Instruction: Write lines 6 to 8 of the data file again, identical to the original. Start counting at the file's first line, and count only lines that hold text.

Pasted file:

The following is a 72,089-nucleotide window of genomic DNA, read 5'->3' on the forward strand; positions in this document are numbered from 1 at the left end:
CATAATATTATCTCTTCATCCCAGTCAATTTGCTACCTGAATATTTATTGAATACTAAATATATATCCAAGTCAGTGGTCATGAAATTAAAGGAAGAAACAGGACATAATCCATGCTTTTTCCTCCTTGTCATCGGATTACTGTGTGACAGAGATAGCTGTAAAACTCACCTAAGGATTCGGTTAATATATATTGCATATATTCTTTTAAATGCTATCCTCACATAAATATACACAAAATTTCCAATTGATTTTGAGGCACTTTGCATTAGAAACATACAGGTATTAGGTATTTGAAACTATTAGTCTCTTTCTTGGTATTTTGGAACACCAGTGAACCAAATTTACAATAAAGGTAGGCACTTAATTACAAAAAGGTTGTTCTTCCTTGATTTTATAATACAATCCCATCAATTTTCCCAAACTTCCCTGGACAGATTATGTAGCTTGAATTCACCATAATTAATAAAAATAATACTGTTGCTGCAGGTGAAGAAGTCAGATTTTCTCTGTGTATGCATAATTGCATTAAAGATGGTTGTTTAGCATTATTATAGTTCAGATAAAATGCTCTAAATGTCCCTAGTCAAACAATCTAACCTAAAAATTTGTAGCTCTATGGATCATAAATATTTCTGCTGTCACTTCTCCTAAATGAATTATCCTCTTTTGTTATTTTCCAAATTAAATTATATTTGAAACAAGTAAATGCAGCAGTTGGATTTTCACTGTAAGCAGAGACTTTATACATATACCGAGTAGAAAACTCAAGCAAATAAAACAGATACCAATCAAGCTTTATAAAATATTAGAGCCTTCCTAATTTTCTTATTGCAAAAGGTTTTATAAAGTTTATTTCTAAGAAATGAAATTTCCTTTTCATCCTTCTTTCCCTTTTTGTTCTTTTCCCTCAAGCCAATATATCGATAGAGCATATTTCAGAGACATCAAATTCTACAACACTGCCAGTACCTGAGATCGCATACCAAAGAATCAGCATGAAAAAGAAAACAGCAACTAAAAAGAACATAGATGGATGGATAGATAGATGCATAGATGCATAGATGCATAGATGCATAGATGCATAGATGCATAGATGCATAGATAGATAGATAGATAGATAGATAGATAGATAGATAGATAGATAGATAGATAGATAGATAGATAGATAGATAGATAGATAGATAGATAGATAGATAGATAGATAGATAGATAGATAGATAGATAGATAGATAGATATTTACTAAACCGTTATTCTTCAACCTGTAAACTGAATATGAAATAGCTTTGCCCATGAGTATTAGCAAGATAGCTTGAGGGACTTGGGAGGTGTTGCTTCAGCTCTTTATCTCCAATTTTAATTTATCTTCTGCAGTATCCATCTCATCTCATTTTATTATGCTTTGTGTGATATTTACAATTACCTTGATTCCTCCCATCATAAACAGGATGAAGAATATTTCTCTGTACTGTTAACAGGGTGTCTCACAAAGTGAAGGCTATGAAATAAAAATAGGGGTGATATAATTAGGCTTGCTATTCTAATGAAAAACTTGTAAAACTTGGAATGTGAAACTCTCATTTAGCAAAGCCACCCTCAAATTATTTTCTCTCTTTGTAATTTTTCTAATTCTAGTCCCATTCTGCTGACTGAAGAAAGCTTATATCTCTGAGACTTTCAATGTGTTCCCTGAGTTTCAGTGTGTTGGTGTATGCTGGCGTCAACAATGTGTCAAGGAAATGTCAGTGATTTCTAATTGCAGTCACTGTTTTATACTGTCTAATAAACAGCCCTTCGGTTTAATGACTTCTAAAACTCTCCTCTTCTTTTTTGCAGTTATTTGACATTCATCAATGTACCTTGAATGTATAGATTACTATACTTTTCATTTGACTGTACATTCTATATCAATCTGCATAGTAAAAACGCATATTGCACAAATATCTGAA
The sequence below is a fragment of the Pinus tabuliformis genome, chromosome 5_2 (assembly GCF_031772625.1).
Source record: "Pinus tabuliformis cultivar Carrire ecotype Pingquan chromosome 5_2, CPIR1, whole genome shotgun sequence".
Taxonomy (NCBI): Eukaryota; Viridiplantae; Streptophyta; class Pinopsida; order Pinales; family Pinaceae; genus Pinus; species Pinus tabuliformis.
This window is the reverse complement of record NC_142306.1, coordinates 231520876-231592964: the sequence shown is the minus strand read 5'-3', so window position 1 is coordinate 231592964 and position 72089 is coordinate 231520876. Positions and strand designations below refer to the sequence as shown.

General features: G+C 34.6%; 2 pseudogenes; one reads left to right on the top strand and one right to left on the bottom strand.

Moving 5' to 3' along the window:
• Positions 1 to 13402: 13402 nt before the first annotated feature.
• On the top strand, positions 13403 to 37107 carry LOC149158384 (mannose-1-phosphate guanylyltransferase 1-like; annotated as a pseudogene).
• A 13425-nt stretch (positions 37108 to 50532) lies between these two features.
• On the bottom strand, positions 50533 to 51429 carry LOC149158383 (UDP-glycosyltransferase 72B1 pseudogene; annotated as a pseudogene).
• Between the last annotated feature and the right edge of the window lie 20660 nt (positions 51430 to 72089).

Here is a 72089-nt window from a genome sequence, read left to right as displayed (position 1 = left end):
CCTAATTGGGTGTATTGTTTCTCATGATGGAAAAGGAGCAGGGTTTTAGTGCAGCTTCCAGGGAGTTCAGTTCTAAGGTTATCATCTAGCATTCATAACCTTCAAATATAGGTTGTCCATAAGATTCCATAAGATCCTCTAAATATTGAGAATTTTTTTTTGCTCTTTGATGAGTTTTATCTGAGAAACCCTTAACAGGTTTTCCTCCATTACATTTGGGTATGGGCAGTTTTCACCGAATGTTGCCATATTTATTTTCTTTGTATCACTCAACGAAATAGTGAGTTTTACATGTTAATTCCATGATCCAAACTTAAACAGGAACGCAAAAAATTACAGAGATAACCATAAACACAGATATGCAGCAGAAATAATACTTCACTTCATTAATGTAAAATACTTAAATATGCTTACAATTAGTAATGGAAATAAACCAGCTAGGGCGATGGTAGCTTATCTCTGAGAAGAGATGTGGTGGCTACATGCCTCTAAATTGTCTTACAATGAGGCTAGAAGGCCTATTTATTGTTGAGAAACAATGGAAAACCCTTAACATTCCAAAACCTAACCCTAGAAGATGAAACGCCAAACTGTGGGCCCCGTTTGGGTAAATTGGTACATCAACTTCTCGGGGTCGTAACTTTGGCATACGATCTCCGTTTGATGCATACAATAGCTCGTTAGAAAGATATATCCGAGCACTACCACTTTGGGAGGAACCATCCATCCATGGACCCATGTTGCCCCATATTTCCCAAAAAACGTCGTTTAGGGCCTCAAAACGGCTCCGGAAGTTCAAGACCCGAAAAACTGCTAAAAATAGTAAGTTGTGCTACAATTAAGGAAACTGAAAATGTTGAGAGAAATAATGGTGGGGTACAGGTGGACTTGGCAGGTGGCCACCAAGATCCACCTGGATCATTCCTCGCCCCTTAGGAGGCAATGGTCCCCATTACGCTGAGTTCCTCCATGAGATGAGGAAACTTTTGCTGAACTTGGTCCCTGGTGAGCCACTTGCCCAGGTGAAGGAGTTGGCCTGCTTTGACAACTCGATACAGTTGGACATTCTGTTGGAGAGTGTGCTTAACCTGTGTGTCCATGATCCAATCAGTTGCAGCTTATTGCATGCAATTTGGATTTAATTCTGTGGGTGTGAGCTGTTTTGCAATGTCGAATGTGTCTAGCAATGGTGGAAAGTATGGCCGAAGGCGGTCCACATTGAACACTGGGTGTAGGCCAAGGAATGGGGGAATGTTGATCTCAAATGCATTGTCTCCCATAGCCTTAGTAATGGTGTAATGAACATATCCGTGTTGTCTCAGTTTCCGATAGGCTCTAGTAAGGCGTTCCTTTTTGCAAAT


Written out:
This window is the reverse complement of record NC_142306.1, coordinates 231520876-231592964: the sequence shown is the minus strand read 5'-3', so window position 1 is coordinate 231592964 and position 72089 is coordinate 231520876. Positions and strand designations below refer to the sequence as shown.

General features: G+C 34.6%; 2 pseudogenes; one reads left to right on the top strand and one right to left on the bottom strand.

Moving 5' to 3' along the window: